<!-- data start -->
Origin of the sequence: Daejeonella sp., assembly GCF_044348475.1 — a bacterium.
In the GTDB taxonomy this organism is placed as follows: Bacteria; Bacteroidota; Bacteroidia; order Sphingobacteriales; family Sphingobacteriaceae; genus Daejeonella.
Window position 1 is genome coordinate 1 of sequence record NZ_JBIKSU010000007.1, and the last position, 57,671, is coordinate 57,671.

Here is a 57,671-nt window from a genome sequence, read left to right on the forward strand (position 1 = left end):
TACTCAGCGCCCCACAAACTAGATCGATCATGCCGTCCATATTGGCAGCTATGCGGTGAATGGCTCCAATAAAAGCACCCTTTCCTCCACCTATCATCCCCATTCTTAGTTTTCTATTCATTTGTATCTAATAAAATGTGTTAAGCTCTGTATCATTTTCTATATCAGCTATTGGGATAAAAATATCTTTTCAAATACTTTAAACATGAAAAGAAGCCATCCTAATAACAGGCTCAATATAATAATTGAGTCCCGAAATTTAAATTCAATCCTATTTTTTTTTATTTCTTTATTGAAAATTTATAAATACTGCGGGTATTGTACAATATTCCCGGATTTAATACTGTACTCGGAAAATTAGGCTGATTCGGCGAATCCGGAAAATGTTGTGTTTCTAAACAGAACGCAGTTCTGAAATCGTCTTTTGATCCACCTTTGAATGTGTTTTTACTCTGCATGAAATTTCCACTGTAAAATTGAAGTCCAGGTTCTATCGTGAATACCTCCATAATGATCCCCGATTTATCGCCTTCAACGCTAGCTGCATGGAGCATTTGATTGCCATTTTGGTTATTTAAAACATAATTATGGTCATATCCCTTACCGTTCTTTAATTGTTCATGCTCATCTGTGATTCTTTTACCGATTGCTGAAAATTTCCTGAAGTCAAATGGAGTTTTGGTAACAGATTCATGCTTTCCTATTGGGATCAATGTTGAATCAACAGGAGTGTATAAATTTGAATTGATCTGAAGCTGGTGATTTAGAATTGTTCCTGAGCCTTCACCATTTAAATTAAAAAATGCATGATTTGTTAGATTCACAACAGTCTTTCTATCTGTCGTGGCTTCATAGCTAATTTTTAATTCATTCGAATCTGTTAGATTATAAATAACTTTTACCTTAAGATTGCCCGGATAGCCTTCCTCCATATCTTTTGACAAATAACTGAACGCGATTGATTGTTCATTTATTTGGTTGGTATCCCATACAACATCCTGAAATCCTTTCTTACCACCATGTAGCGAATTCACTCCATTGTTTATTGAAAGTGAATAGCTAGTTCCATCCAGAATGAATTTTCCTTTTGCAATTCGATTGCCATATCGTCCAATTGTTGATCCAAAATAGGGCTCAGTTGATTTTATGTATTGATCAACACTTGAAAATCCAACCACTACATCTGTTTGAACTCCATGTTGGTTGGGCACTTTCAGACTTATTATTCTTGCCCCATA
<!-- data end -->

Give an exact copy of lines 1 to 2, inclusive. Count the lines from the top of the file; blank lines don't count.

Origin of the sequence: Daejeonella sp., assembly GCF_044348475.1 — a bacterium.
In the GTDB taxonomy this organism is placed as follows: Bacteria; Bacteroidota; Bacteroidia; order Sphingobacteriales; family Sphingobacteriaceae; genus Daejeonella.